I had no idea about the quilting industry, the rich history of quilters and quilting, or any time-saving tricks. In fact, at this point in my teenage life, I didn't even know about machine or hand quilting. The only method of quilting I had done was tying, so that's what I used for this quilt. I also didn't know about techniques for binding my quilt. I did things a little backward on my first few attempts, relying solely on my own sewing knowledge up to that point. After piecing the top, I added some strips of my backing around the outside as a border. Next, I cut my batting to the same size, and put my backing material (an old sheet!) on top of the quilt top, right sides together. I sewed the three layers together, which wasn't easy as the batting kept getting caught on the presser foot, leaving an opening on the final edge, and then turned it inside out, like a pillow cover. I trimmed the excess batting in the seam allowance to help turn the corners, and closed the opening with some hand stitching. The border was finished off by stitching in the ditch all the way around the quilt where the border meets the pieced quilt top. And THEN, as the last step, I tied the quilt with some white yarn.

The whole idea behind this blog is to show my evolution as a quilter, so these first few quilts are a look back at my beginnings. I want to not only highlight the work I've done, but the things I would have done differently, or mistakes I made. Hopefully my trial and error can help others avoid some pitfalls as they are learning to quilt.
 Here is my overall assessment of this quilt, now looking back on it:

  • PROS: 
    • I liked the fabrics I chose, from what I had to work with in my grandma's sewing room.
    • The color story works well with cool shades of blues, pinks, and greens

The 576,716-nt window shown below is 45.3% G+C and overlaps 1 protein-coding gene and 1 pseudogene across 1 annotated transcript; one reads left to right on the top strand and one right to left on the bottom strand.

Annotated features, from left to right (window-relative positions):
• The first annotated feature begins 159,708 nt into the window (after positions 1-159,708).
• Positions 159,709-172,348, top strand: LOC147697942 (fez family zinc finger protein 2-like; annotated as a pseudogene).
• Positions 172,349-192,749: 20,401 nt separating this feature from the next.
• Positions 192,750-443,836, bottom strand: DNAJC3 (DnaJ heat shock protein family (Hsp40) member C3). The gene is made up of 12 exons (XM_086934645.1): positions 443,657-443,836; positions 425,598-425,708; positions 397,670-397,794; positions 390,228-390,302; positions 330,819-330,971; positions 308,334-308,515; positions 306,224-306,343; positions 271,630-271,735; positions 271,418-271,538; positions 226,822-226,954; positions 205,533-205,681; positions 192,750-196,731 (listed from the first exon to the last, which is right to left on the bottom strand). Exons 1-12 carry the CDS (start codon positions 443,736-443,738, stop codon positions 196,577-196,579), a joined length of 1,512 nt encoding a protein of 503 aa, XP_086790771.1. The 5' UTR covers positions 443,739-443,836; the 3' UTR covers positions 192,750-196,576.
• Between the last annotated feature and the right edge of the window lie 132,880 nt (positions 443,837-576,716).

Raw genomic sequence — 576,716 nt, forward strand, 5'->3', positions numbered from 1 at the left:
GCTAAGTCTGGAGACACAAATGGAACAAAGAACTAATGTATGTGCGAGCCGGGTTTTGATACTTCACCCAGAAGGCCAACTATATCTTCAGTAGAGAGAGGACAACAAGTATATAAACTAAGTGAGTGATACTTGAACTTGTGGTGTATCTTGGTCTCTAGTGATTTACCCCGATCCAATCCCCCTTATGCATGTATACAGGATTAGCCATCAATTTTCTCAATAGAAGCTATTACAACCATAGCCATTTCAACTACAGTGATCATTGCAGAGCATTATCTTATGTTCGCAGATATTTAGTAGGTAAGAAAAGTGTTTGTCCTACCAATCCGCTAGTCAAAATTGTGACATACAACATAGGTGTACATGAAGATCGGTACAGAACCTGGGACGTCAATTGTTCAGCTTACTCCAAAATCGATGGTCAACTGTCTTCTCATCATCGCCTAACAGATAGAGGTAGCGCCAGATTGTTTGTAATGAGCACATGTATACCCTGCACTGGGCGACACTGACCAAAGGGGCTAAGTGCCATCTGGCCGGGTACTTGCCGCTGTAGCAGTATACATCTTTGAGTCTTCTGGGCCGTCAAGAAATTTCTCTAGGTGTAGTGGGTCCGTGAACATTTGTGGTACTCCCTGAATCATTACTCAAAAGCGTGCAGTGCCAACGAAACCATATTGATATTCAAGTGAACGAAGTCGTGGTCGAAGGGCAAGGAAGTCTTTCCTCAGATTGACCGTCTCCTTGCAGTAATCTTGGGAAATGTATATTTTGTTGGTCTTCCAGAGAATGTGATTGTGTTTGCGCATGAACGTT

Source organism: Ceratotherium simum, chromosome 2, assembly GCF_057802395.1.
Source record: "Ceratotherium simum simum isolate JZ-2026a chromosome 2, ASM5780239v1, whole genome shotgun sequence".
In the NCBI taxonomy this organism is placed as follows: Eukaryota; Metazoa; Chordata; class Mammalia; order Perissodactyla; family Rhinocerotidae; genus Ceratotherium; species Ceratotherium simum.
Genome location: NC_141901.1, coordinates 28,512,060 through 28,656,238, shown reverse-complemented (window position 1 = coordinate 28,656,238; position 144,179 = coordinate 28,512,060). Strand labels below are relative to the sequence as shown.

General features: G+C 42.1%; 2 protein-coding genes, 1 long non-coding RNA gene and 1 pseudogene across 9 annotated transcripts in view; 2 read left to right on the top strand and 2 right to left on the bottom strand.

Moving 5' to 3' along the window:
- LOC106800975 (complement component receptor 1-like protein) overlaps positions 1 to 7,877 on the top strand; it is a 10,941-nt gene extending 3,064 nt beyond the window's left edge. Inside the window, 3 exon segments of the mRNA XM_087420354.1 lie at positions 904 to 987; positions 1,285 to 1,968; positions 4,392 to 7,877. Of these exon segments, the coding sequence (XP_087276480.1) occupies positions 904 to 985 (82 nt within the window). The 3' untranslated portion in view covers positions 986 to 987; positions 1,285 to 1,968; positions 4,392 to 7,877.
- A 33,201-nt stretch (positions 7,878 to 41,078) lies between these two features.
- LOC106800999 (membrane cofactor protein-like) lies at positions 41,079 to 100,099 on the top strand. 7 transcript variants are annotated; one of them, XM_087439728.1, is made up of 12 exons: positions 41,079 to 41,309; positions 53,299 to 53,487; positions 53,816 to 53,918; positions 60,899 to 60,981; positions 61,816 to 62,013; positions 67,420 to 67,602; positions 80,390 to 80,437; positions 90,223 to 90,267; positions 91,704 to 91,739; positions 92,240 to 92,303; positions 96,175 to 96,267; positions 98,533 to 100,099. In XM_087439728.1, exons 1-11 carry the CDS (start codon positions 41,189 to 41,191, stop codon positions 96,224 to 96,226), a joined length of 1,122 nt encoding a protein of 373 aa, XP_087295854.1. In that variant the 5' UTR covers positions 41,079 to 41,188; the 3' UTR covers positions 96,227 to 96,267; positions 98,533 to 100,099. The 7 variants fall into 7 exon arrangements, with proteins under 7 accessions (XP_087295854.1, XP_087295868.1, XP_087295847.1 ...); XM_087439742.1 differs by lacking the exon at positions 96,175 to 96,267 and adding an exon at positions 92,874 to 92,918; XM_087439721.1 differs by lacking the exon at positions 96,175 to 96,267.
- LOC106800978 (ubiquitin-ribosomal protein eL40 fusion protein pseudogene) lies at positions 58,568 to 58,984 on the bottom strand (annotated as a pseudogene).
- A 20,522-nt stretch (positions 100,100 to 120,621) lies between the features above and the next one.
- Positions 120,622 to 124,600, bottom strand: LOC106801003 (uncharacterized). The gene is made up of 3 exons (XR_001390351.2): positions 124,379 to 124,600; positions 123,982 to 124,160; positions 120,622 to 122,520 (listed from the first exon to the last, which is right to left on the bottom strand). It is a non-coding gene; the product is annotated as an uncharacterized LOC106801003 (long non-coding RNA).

• The corners matched up quite well for my first patchwork attempt
    • It served its purpose and the quilt top has held up perfectly over the past 17 years
  • CONS:
    • There are a few fabrics I included that have a different sheen to them (see previous two pictures) and that is a bit of an eyesore to me now
    • I used a 1/2" seam allowance throughout. It was overkill and shrunk the overall dimensions of the quilt significantly compared with a 1/4" seam allowance
    • I didn't know whether these were all 100% cotton, or cotton blends, and I think some of the differences in thread count/texture/stretch could have accounted for some mismatched corners in my quilt top
    • Using an old sheet as a backing for my quilt was a bad move. I also don't know what type of thread I was sewing with, but I would venture to guess it was polyester thread, since that is mostly what my mom had on hand when I started sewing
      • The backing has since ripped because it started off being a bit threadbare
      • What started as a small tear in the backing became a gaping hole

The thread was stronger than my backing material, which tore directly along the seam line after a lot of use and several washings. Several of my yarn ties also tore free from the backing material with time and wear. If I were to make this quilt again, I would definitely use a good quality quilting cotton material for the backing, and would have done the binding differently.

All in all, a good first attempt to put in the books!